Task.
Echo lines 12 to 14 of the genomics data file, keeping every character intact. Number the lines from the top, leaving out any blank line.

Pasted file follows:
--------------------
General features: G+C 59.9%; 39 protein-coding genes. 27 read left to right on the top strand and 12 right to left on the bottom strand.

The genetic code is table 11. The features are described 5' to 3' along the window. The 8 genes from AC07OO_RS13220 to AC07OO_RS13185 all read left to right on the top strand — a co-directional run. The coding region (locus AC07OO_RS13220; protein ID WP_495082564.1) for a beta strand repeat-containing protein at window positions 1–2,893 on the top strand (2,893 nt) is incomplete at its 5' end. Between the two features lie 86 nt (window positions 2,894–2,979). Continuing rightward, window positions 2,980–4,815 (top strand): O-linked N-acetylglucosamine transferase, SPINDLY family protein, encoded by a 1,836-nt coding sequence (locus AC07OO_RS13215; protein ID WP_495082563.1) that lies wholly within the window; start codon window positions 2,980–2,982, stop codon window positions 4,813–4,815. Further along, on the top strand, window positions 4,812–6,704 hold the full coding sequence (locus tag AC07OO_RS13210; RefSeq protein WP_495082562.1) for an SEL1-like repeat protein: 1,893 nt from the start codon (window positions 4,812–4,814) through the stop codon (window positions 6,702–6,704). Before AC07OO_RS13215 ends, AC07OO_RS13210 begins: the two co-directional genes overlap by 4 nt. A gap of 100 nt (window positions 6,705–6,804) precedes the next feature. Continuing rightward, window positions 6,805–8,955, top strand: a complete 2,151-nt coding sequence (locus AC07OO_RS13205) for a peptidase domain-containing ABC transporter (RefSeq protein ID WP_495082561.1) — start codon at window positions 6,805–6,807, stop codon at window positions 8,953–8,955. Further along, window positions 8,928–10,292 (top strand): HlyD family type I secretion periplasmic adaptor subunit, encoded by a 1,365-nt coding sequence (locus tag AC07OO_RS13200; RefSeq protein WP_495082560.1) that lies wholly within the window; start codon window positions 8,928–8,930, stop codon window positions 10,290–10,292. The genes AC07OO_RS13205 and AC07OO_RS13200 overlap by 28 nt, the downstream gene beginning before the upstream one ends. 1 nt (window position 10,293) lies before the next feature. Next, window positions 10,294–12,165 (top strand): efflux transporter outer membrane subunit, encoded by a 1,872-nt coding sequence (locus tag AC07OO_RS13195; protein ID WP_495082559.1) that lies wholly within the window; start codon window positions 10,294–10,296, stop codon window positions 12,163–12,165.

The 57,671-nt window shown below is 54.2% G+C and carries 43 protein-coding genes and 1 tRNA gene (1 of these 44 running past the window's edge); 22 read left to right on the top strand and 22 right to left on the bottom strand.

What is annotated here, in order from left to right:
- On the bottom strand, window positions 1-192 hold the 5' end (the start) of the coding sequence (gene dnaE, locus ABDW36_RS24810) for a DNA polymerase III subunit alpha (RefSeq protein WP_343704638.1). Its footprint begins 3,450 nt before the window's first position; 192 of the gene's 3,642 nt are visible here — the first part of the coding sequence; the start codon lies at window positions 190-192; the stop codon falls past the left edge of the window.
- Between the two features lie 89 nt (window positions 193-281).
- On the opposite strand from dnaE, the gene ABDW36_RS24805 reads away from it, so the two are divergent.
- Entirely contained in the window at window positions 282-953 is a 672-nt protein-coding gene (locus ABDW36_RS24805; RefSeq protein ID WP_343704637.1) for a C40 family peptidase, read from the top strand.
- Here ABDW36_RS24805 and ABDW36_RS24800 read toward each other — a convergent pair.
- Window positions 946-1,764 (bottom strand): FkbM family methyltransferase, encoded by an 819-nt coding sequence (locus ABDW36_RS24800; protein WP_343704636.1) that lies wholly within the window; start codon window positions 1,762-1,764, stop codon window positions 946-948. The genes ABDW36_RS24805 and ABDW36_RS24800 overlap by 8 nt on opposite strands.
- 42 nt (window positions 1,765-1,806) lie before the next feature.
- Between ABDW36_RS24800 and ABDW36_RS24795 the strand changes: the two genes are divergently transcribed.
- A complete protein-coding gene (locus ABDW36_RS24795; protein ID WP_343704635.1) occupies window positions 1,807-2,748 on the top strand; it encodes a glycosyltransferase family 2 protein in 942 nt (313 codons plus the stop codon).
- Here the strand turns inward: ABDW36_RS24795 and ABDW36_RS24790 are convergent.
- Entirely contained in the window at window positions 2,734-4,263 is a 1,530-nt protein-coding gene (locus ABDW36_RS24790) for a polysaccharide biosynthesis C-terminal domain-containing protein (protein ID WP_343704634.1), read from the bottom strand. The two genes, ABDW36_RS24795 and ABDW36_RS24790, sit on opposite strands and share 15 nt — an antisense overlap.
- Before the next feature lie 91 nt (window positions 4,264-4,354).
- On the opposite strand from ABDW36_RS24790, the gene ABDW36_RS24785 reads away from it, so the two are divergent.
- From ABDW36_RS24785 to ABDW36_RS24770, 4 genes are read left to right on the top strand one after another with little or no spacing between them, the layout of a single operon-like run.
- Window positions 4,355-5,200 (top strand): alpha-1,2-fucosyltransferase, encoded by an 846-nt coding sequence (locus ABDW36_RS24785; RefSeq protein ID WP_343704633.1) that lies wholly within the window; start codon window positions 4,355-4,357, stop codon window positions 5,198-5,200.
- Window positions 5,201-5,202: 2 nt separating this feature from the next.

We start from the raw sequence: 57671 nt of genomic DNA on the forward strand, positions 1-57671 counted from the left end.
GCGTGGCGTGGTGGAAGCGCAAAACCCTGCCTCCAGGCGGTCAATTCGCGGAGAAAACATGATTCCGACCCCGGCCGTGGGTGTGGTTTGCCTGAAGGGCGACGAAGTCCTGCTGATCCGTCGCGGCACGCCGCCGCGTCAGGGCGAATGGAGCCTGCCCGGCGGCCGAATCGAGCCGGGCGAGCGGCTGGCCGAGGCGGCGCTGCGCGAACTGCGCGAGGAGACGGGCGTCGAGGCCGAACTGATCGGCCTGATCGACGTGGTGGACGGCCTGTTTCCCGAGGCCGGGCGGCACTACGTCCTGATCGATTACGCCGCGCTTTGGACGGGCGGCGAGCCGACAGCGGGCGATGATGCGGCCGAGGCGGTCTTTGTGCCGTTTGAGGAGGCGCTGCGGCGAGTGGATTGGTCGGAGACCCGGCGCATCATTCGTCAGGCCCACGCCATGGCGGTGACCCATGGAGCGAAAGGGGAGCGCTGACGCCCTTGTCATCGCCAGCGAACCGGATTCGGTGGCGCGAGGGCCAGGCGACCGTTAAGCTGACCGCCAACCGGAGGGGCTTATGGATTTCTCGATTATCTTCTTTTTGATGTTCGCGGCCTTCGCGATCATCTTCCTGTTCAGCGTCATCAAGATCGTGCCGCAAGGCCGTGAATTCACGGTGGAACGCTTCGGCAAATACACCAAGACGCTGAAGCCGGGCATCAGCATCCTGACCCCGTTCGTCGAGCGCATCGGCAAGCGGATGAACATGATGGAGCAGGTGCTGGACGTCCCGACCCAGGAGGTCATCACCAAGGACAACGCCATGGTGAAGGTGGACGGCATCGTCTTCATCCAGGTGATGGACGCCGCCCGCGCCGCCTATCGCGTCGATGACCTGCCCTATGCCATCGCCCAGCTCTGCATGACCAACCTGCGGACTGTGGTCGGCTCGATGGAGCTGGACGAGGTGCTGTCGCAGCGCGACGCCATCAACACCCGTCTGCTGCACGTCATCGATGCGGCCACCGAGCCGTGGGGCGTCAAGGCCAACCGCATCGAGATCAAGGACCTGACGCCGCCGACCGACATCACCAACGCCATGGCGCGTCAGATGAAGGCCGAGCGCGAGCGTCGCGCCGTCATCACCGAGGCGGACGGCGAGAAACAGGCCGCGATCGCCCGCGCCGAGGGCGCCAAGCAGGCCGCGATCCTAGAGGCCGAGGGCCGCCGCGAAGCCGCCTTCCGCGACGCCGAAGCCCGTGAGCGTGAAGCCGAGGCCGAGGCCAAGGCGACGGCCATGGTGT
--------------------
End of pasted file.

- Between ABDW36_RS24800 and ABDW36_RS24795 the strand changes: the two genes are divergently transcribed.
- A complete protein-coding gene (locus ABDW36_RS24795; protein ID WP_343704635.1) occupies window positions 1,807-2,748 on the top strand; it encodes a glycosyltransferase family 2 protein in 942 nt (313 codons plus the stop codon).
- Here the strand turns inward: ABDW36_RS24795 and ABDW36_RS24790 are convergent.